Unusual ways of doing research

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Unusual ways of doing research

Postby Richard » 03 May 2018 08:03

Apparently, there is now a research centre where the researchers are not human, and, no, they're not computers either. They're slime moulds!

The Plasmodium Consortium addresses social issues using slime moulds as the researchers (see https://www.hampshire.edu/news/2018/02/ ... in-gallery). As an example, here's something from New Scientist: "Another scenario models the opioid crisis in the US using valerian root, which distracts slime moulds to the point of starvation. Pure valerian root is placed at the centre of a petri dish, with concentric circles featuring diminishing amounts of the root mixed with escalating amount of nutrients. The final ring is pure nutrient.
US Attorney General Jeff Sessions, the recipient of Keats’s letter on this matter, will no doubt be thrilled to read that “Confronted with a binary choice between a highly-addictive chemical and a nutritionally-balanced meal, slime mold populations will consistently choose the former, with consequences that can be fatal. However when presented with a chemical gradient between the addictive substance and nutrients – equivalent to availability of gateway drugs in a human environment – slime molds show a distinct tendency to migrate from the former toward the latter, but not from the latter to the former.” The bottom line is that “gateway drugs” shouldn’t be considered dangerous, but rather as potential off-routes for addicts."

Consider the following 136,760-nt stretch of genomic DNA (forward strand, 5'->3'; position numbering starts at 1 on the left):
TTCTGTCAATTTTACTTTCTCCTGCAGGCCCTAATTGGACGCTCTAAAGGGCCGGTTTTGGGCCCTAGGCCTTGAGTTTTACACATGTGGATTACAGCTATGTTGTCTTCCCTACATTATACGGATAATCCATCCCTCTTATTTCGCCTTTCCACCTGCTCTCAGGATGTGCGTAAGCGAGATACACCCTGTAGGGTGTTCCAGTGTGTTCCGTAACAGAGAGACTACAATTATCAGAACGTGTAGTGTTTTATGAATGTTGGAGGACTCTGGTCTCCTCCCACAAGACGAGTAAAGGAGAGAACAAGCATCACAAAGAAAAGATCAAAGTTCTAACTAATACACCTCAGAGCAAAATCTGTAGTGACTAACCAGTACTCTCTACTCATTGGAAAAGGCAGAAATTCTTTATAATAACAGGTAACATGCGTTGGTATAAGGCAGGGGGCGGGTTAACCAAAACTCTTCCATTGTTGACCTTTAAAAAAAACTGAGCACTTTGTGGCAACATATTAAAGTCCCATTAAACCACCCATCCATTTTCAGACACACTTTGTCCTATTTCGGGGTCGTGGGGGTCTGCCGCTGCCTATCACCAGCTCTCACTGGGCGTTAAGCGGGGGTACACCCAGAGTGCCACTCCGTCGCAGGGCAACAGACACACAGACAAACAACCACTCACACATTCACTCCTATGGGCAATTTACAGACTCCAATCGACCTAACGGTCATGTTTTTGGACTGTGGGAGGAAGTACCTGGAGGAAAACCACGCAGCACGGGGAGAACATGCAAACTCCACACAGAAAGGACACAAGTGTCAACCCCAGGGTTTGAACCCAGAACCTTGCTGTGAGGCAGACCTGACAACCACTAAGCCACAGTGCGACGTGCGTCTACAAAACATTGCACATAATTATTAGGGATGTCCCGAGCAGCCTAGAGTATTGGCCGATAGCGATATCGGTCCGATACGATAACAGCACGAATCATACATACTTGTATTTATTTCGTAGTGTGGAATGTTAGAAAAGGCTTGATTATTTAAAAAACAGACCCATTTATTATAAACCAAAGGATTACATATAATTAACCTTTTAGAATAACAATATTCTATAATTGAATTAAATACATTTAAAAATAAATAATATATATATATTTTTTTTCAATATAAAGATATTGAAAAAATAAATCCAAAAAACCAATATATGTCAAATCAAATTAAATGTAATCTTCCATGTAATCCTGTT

This is a brilliant way of doing something fun and interesting related to research while gaining publicity. so 2 questions:

1. Could a slime mould experiment be designed to investigate a linguistic issue?

2. Can you think of another way of addressing research problems through a very unusual simulation?
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Re: Unusual ways of doing research

Postby punjaporn » 07 May 2018 08:38

That was an interesting experiment. (I hope you still need a human researcher for your research center!)
I have no idea how this mold experiment can be applied to linguistic research, but I think it is possible for language learning research.
In the same way as the lab observed mold’s route, I have a simple idea of tracing students during their SALC visits. We might track all locations students visited, activities they engaged from start to end points of the visit, etc. Could patterns of these routes tell us about self-learning behavior?
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